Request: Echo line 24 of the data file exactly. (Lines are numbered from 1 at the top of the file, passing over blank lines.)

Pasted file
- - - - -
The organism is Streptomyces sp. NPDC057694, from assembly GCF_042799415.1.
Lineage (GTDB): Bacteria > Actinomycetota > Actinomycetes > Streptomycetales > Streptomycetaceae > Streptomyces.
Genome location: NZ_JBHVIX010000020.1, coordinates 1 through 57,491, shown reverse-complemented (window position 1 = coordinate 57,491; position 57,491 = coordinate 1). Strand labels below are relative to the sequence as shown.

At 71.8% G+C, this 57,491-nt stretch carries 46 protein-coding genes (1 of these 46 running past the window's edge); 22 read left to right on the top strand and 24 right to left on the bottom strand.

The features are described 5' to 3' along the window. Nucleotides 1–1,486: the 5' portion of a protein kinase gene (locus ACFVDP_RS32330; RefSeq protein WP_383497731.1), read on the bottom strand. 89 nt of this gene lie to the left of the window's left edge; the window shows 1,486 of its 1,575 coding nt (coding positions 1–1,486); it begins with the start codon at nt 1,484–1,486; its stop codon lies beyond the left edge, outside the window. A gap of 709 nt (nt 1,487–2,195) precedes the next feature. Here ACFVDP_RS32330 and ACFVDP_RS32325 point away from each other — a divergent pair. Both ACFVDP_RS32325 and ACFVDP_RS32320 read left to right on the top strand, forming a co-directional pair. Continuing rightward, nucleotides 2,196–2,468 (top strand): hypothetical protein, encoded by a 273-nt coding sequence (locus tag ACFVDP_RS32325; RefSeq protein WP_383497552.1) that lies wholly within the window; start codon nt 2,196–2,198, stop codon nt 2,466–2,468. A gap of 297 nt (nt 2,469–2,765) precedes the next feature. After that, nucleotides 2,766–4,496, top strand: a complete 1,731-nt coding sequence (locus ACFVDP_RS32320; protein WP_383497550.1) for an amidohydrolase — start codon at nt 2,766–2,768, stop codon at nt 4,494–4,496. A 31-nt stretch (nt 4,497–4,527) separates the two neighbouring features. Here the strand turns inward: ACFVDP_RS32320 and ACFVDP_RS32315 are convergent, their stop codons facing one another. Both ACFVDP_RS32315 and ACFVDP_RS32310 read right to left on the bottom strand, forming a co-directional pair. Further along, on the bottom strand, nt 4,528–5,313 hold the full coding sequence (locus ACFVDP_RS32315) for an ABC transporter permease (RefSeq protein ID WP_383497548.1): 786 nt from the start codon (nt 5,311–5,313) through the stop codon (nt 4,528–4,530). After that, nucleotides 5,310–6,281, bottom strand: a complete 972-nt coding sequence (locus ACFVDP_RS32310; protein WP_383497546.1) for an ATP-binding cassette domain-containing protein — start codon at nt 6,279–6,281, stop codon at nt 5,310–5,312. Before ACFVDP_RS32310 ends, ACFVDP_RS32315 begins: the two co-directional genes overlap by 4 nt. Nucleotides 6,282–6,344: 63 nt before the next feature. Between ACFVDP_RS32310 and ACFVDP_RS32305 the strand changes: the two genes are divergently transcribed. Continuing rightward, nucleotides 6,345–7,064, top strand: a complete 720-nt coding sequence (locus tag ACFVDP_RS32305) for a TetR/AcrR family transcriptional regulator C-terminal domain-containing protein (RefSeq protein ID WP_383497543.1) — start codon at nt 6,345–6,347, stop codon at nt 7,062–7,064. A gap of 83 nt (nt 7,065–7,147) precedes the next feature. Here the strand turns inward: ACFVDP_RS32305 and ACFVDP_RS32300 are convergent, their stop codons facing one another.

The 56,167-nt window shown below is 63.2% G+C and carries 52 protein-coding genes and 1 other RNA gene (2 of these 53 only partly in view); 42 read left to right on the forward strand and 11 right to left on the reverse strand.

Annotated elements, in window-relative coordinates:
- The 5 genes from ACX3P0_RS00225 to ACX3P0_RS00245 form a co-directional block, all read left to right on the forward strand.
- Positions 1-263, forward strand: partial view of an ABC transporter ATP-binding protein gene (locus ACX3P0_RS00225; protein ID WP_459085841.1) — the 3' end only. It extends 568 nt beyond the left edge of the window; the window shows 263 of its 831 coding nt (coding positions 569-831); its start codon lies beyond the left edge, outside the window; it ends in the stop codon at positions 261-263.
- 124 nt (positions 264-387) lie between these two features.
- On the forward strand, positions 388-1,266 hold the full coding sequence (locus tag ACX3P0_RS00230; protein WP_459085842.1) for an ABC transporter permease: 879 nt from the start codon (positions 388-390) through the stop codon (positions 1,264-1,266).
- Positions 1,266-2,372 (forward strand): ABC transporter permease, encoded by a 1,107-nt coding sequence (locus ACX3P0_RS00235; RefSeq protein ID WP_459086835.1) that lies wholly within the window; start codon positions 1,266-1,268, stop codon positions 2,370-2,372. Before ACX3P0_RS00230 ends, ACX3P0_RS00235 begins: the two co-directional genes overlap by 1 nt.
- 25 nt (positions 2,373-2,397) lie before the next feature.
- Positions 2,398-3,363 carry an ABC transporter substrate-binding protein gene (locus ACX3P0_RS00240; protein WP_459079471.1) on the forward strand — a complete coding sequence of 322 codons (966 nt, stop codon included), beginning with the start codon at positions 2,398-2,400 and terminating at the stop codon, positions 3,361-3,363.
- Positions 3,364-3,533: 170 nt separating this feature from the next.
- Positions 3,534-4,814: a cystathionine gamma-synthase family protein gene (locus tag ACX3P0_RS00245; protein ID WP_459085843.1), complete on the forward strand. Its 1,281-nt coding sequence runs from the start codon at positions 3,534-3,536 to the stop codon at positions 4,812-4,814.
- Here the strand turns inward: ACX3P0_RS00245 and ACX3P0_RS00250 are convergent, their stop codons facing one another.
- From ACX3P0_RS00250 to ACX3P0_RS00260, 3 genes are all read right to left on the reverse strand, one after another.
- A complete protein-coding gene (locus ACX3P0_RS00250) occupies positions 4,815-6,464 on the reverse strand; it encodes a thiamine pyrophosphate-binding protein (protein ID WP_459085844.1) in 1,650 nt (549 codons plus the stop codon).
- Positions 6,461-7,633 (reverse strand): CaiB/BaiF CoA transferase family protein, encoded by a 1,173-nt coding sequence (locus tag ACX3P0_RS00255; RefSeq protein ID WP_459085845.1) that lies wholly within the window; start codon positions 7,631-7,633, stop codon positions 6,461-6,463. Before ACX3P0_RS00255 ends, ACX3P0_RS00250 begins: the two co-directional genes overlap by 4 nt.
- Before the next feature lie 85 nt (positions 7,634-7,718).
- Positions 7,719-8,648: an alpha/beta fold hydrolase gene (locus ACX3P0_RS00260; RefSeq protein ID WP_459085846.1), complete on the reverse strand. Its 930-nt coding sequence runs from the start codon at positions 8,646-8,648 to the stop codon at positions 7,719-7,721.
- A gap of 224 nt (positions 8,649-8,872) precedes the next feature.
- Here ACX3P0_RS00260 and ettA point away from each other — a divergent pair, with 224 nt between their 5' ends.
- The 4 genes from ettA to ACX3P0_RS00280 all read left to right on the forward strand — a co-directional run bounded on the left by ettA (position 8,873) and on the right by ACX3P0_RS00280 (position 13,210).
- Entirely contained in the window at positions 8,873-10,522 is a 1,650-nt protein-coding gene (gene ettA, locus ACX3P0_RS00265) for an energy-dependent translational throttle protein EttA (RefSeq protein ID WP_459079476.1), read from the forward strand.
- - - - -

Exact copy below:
- Here ACX3P0_RS00260 and ettA point away from each other — a divergent pair, with 224 nt between their 5' ends.